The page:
He shot back, "Stupid. They've got to be the stupidest animals you ever work with.
That didn't strike me as being helpful, although I think there may be pastors here who would like to fill me in.
I said to him, "What about goats?
He thought about that one a minute and said, "Well, goats are kind of stubborn, animals.
Maybe sheep get the praise because they're soft, pliable. At any rate, at that time in my life I thought about God's judgment. The Bible says it's the judgment of the nations. I tried to picture in my mind. It seemed to me it would be a lot like the crowds at Macy's Department Store before Christmas, a crowd of people jostling one another.
I could imagine Jesus and some angels coming out on the balcony. One of the angels would put his harp down and pick up a trumpet, and he'd make a noise as they do before a horse race. Everybody would come to attention, and one of the angels would say, "This is the judgment of the sheep and goats. All of you who are sheep go over to the king's right, your left. All of the goats over to the king's left, your right.
Since I had been going to Sunday school, I knew it would be an easy task for us. We'd saunter over to the king's right. My difficulty was with the guys in my gang who didn't go to Sunday school. All of this would be news to them. They didn't know about the judgments. (They regularly consigned one another to hell, but I don't think they really thought it would come about.) I imagined an angel going to Carl Bricalli, Marty Lippin, or Fred Bondieti and trying to explain to them what this is all about.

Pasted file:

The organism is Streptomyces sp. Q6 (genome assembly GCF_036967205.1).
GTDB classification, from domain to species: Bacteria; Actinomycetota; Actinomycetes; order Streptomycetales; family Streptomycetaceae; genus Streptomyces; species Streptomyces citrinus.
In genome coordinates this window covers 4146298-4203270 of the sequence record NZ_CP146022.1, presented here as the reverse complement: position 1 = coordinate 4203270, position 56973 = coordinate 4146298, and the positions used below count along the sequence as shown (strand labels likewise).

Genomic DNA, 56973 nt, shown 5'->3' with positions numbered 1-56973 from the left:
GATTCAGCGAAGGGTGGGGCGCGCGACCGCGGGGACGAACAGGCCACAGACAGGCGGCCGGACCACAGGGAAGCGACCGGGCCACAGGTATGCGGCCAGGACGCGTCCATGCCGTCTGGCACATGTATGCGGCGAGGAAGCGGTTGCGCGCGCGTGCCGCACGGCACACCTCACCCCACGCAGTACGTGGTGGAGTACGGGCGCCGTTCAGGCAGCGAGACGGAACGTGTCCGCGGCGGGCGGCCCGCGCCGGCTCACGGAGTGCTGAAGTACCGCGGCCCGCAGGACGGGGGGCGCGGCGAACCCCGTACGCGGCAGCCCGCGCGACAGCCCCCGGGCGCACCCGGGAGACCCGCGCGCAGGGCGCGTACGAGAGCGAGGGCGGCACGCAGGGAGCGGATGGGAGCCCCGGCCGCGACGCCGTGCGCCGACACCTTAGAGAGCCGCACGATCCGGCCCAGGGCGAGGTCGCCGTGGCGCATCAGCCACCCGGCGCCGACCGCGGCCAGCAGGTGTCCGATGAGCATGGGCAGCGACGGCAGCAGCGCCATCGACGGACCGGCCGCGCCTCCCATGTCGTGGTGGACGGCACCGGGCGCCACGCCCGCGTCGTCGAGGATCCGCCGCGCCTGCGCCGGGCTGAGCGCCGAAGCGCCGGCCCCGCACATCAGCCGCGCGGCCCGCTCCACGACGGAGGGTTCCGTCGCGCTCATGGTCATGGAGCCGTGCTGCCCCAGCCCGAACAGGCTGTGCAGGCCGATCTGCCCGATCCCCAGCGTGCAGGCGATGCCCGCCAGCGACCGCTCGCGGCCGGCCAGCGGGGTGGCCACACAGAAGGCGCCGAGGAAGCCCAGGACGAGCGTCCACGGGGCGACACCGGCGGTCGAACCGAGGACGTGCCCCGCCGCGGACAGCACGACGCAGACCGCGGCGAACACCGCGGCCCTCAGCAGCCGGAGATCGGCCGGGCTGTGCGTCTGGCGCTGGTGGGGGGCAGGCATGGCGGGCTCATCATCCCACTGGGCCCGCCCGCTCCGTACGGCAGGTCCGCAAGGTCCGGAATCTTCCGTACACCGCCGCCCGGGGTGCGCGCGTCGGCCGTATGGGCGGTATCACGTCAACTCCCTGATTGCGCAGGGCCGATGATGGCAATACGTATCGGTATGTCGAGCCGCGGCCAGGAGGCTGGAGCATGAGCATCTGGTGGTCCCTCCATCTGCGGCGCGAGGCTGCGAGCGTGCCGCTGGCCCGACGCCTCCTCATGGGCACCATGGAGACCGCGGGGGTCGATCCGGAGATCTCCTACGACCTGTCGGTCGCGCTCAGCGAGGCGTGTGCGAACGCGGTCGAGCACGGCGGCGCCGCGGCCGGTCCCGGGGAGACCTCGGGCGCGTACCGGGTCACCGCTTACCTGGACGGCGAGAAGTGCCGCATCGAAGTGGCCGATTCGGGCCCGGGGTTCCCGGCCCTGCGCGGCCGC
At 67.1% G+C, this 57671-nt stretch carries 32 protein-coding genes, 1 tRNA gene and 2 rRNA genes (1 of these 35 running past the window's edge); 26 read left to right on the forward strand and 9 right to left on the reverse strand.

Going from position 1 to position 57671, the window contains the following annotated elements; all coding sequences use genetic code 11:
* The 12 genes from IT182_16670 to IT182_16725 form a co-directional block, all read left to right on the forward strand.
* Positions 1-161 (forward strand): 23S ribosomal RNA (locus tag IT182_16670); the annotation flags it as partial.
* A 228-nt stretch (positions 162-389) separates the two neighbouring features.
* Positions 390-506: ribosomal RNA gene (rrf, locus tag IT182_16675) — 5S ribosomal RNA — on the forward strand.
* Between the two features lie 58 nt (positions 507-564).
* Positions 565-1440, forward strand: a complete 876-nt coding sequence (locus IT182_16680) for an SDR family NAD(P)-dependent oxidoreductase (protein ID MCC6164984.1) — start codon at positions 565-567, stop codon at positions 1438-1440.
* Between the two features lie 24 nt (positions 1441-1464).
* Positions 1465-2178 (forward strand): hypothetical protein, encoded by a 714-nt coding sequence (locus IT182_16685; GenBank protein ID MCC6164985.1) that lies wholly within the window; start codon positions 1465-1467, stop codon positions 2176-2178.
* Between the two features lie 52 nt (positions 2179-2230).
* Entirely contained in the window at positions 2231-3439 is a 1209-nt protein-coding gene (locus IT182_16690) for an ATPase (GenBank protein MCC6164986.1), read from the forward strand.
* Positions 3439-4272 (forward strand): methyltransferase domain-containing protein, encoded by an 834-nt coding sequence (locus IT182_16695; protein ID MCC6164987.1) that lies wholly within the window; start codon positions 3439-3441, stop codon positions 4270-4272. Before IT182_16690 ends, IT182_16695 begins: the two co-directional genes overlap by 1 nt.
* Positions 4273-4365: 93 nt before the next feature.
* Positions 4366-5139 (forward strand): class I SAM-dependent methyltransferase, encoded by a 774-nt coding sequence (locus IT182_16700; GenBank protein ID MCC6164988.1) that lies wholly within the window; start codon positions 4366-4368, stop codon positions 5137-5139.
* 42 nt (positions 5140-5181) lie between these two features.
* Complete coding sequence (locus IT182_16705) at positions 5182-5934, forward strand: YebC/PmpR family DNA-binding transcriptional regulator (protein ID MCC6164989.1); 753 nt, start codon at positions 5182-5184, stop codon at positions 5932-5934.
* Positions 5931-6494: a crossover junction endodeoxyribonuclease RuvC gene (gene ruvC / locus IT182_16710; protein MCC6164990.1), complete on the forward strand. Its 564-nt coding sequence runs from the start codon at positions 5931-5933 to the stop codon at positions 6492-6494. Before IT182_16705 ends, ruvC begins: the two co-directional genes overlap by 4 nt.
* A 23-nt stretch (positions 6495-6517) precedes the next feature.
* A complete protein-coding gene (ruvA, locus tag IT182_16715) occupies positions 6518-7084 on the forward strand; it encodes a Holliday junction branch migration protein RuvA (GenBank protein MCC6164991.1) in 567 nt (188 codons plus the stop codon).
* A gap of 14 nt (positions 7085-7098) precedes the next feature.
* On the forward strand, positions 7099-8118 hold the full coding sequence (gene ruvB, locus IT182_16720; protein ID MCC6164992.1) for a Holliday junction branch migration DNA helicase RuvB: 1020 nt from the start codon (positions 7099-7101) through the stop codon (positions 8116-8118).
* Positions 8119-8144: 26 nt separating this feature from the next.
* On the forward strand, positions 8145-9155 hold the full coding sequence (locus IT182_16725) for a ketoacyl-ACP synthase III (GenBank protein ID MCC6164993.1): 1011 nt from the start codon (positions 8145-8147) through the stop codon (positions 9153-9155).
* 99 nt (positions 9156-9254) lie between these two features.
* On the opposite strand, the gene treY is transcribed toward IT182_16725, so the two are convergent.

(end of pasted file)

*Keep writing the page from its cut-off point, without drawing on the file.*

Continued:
The angel would say, "You fellows are goats. You're over to the king's left.
They'd say, "What do you mean we're goats?
"Well, the king was hungry, and you didn't give him anything to eat. He was thirsty; you didn't give him anything to drink. He was a stranger; you didn't take him in. He needed clothes; you didn't give him any clothes. He was sick; you didn't take care of him. He was in prison; you didn't go to visit him.
They would say, "You've got to be kidding. We never saw him. We never did that.
The angel would explain that there were those who belonged to him, and you didn't help them. I can imagine Andy Madena saying, "Wait a minute. You got to know our neighborhood. You don't take in strangers. Man, next thing you know they're going to mug you. You don't hang around with sick people. You can catch their disease.
No, I just felt it was going to be a fairly tough assignment for whatever angel had to explain that to the guys in my gang.
Jesus taught that the judgment would hold surprises for believers, too.
I came back to this passage recently. I discovered something so obvious I had missed it. Not only do the goats ask the question, "How come we're goats? The sheep ask the question, too. The sheep ask, "When did we see you hungry and feed you, and thirsty and give you something to drink, and a stranger and took you in, give you clothes when you were naked, take care of you when you were sick, visit you in prison?
The sheep are as confused as the goats. I got to thinking about that. It seems to me that basis of that judgment is going to depend on the little unknown, unremembered acts of kindness and love that we hardly think about but are important to the king.